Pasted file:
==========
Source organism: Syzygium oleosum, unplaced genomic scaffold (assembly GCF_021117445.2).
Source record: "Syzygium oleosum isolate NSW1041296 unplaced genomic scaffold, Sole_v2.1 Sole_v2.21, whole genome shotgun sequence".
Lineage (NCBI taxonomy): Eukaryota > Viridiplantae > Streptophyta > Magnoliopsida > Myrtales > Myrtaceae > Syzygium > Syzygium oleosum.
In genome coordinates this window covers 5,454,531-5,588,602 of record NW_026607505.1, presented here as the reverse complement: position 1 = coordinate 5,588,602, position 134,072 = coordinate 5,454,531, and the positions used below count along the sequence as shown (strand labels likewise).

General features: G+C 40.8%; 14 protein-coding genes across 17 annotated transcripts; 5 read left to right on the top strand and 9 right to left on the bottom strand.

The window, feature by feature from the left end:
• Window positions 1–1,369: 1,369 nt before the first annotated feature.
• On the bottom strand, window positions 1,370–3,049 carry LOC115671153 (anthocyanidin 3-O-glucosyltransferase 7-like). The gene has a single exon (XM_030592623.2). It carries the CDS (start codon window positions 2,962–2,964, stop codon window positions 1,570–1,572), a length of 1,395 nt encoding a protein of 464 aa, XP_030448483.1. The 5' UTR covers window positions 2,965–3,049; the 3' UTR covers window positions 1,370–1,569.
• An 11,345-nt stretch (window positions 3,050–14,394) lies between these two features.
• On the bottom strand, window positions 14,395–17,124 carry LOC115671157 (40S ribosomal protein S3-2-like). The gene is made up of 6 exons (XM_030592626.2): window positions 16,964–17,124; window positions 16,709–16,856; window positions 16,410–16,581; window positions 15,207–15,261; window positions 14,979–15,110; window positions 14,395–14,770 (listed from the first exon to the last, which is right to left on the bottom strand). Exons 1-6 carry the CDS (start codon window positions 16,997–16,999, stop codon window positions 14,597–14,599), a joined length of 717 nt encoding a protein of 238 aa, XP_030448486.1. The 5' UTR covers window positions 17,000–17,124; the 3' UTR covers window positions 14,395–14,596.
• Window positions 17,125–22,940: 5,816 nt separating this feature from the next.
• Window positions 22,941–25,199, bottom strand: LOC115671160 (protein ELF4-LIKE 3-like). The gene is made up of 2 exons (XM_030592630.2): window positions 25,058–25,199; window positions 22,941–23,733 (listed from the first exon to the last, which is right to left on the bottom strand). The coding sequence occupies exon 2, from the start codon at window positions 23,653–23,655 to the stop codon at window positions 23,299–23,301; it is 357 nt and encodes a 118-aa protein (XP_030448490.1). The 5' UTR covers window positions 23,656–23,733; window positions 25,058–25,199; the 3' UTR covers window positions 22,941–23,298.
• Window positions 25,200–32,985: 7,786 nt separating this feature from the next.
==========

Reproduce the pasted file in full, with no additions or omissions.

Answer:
Source organism: Syzygium oleosum, unplaced genomic scaffold (assembly GCF_021117445.2).
Source record: "Syzygium oleosum isolate NSW1041296 unplaced genomic scaffold, Sole_v2.1 Sole_v2.21, whole genome shotgun sequence".
Lineage (NCBI taxonomy): Eukaryota > Viridiplantae > Streptophyta > Magnoliopsida > Myrtales > Myrtaceae > Syzygium > Syzygium oleosum.
In genome coordinates this window covers 5,454,531-5,588,602 of record NW_026607505.1, presented here as the reverse complement: position 1 = coordinate 5,588,602, position 134,072 = coordinate 5,454,531, and the positions used below count along the sequence as shown (strand labels likewise).

General features: G+C 40.8%; 14 protein-coding genes across 17 annotated transcripts; 5 read left to right on the top strand and 9 right to left on the bottom strand.

The window, feature by feature from the left end:
• Window positions 1–1,369: 1,369 nt before the first annotated feature.
• On the bottom strand, window positions 1,370–3,049 carry LOC115671153 (anthocyanidin 3-O-glucosyltransferase 7-like). The gene has a single exon (XM_030592623.2). It carries the CDS (start codon window positions 2,962–2,964, stop codon window positions 1,570–1,572), a length of 1,395 nt encoding a protein of 464 aa, XP_030448483.1. The 5' UTR covers window positions 2,965–3,049; the 3' UTR covers window positions 1,370–1,569.
• An 11,345-nt stretch (window positions 3,050–14,394) lies between these two features.
• On the bottom strand, window positions 14,395–17,124 carry LOC115671157 (40S ribosomal protein S3-2-like). The gene is made up of 6 exons (XM_030592626.2): window positions 16,964–17,124; window positions 16,709–16,856; window positions 16,410–16,581; window positions 15,207–15,261; window positions 14,979–15,110; window positions 14,395–14,770 (listed from the first exon to the last, which is right to left on the bottom strand). Exons 1-6 carry the CDS (start codon window positions 16,997–16,999, stop codon window positions 14,597–14,599), a joined length of 717 nt encoding a protein of 238 aa, XP_030448486.1. The 5' UTR covers window positions 17,000–17,124; the 3' UTR covers window positions 14,395–14,596.
• Window positions 17,125–22,940: 5,816 nt separating this feature from the next.
• Window positions 22,941–25,199, bottom strand: LOC115671160 (protein ELF4-LIKE 3-like). The gene is made up of 2 exons (XM_030592630.2): window positions 25,058–25,199; window positions 22,941–23,733 (listed from the first exon to the last, which is right to left on the bottom strand). The coding sequence occupies exon 2, from the start codon at window positions 23,653–23,655 to the stop codon at window positions 23,299–23,301; it is 357 nt and encodes a 118-aa protein (XP_030448490.1). The 5' UTR covers window positions 23,656–23,733; window positions 25,058–25,199; the 3' UTR covers window positions 22,941–23,298.
• Window positions 25,200–32,985: 7,786 nt separating this feature from the next.